Took me a while to fully appreciate the fact that empirically everything is just numbers and not abstract 'a' letters and 'b' letters etc. I'm also a EE, so I'm slightly biased.

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This is taking me way back to my youth. Apple ProDOS had just come out. Prior to that was plain ol' Apple DOS 3.3 with its flat file system, which I cut my teeth on.

I had an "a ha!" moment when I figured out the difference between absolute and relative pathnames and that they were interchangeable. The concept of the "current working directory" suddenly took on a whole new dimension which was missing before. Sure, it had all been explained in numerous books and magazines, but it didn't sink in until that moment.

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Learning how pointers worked in C was definitely a light-bulb moment. But I had a much better one a few years later: modularity and abstraction. What is significant is that it came after I'd been doing both for months. Experience can be a wonderful teacher.

(What actually happened was that I was learning how to write Windows programs in C against the Win16 API. The Petzold book was absolute gold, but it taught "start with this skeleton". That was the key. I eventually had a batch file to start a new program by copying the template I had made of the essential pieces. When I learnt DDE, there was so much mechanical stuff you had to do that it was (by then) natural to abstract it away into another .c file. Then I built a small library on top of my own DDE one and that's when I realized what I was doing. The lesson has stayed with me every since.)

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Lisp and the idea that you can use code to execute other code.

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In my 2nd CS C++ class and I finished my homework assignment on pointers. I couldn't believe it actually worked.

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It's been said many times but it's the same for me: Pointers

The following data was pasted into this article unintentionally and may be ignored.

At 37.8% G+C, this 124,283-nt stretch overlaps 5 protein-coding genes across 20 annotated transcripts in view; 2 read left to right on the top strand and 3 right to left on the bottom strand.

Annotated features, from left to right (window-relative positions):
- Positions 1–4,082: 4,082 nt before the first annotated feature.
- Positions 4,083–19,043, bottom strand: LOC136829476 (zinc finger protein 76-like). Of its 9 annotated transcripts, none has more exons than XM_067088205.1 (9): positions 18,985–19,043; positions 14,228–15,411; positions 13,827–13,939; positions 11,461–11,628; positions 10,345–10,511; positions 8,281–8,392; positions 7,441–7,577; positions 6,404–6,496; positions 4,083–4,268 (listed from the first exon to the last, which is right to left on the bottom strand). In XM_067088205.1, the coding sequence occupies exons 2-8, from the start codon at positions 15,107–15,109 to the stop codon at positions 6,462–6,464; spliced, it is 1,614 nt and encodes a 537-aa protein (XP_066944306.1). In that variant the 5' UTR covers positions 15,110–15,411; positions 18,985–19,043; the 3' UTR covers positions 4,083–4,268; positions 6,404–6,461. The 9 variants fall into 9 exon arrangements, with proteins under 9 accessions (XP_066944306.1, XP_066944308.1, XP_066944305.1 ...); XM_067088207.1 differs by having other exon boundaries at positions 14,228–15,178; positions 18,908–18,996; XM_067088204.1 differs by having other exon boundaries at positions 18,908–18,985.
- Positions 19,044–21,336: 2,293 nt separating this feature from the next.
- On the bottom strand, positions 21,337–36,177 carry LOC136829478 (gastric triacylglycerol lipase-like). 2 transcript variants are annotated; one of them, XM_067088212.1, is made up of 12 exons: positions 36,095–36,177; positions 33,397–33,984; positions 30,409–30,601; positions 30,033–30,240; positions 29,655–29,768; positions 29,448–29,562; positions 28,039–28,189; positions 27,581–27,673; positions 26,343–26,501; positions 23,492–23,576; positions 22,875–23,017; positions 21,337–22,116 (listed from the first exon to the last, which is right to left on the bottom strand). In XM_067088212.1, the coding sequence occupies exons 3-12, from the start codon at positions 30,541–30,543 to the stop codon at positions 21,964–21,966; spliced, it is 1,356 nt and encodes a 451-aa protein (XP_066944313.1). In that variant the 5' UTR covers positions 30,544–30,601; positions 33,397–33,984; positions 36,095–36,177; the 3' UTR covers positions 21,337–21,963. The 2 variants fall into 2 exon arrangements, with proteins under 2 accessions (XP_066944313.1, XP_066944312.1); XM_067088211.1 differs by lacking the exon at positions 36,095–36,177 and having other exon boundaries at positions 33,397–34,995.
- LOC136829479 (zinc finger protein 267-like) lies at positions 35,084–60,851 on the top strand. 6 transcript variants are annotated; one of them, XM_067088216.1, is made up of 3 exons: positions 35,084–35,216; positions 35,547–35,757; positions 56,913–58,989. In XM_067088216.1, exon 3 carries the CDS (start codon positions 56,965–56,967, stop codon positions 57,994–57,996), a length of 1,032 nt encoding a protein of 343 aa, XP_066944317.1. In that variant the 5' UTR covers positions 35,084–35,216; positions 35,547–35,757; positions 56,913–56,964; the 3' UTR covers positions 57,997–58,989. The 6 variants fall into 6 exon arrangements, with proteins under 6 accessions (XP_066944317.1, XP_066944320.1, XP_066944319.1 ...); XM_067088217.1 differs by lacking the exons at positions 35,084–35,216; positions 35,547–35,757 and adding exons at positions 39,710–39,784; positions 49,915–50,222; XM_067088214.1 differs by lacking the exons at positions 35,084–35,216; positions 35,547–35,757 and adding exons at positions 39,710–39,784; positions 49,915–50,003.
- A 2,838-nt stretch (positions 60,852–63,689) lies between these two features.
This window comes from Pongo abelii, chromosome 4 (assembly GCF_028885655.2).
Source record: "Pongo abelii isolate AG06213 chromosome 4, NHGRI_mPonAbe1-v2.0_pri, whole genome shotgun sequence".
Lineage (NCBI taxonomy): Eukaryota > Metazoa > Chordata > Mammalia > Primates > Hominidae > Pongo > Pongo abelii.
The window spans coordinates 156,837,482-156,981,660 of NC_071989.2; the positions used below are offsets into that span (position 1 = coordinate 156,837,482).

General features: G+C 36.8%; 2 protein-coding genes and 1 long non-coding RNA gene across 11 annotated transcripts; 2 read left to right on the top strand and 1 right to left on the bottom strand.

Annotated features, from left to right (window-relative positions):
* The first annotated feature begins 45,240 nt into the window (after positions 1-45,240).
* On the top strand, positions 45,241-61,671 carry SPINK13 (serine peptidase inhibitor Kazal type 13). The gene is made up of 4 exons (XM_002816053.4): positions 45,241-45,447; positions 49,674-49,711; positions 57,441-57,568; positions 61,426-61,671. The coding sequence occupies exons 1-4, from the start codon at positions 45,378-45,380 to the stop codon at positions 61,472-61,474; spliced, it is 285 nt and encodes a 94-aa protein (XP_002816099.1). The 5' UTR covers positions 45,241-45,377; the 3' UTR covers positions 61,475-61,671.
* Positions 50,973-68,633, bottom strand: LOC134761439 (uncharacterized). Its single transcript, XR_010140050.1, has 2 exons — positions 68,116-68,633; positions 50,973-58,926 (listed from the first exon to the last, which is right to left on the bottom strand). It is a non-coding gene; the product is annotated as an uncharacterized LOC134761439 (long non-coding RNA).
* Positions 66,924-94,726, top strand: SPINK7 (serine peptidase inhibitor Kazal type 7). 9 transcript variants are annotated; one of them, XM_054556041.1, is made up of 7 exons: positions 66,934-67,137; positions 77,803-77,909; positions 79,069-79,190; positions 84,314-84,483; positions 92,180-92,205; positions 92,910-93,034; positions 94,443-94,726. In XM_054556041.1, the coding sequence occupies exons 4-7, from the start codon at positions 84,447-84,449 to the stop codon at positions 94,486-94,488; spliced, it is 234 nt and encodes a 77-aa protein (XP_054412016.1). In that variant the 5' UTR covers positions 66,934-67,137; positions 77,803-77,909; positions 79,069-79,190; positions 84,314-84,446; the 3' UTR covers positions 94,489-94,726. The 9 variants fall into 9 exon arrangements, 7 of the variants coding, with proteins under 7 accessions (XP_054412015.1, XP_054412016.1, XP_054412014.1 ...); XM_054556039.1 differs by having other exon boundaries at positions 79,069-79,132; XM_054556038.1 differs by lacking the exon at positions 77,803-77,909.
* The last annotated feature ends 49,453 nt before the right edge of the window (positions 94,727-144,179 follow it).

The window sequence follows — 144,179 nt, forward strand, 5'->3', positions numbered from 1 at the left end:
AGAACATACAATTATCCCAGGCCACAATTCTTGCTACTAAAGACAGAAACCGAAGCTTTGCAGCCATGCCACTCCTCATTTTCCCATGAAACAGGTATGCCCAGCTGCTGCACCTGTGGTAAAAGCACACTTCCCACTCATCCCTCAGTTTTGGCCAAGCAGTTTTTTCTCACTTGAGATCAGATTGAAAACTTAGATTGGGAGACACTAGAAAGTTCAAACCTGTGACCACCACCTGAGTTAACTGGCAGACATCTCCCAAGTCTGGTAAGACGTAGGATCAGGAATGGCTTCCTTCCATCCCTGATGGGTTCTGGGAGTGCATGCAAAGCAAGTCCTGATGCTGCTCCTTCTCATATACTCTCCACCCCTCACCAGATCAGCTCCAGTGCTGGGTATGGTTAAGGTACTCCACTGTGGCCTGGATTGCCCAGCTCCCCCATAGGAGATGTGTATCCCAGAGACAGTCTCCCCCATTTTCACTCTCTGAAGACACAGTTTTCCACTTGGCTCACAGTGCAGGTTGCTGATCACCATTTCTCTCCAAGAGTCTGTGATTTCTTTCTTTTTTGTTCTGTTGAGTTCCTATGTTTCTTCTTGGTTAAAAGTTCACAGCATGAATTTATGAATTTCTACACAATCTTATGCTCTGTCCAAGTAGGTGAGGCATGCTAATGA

A spooky "clunk" noise at the back of my head as the relationship between code and hardware fell into place in a way it never really had before.

I'm sure there are many other ways to get that "ah ha" moment and that I was a dullard to have taken so long to have it happen for me but, until it happens, there is something fundamentally missing in one's grasp of the whole system one is working with.

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When I started to learn Design Patterns, I then realized the real power of polymorphism. It really opened my eyes, and has completely changed the way I think about every project.

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Much like the OP, my epiphany occurred while tracing instructions through an pipeline. It was like the last piece of the puzzle. All of a sudden there was no mystery left about computers. This was all there was to know, everything else was just gravy.

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Coming from a C++, C#, and Java background, many of the concepts of Scheme (a dialect of Lisp) such as first-order procedures, code as data, data as code were eye-opening (see Structure and Interpretation of Computer Programs).

Clojure (a JVM Lisp) is also eye-opening for its use of built-in concurrency.

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When I first saw how a clever algorithm could be used to replace a bunch of really stinky code, I realized there was more to programming than just learning IBM 1401 instructions. Many times I have ached to start coding a project, and then forced myself to do some more thinking.

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Desk Calculator example in Kernighan and Pike. It demonstrated how to use lexx, yacc, function pointers, implement a new language, all in one simple example.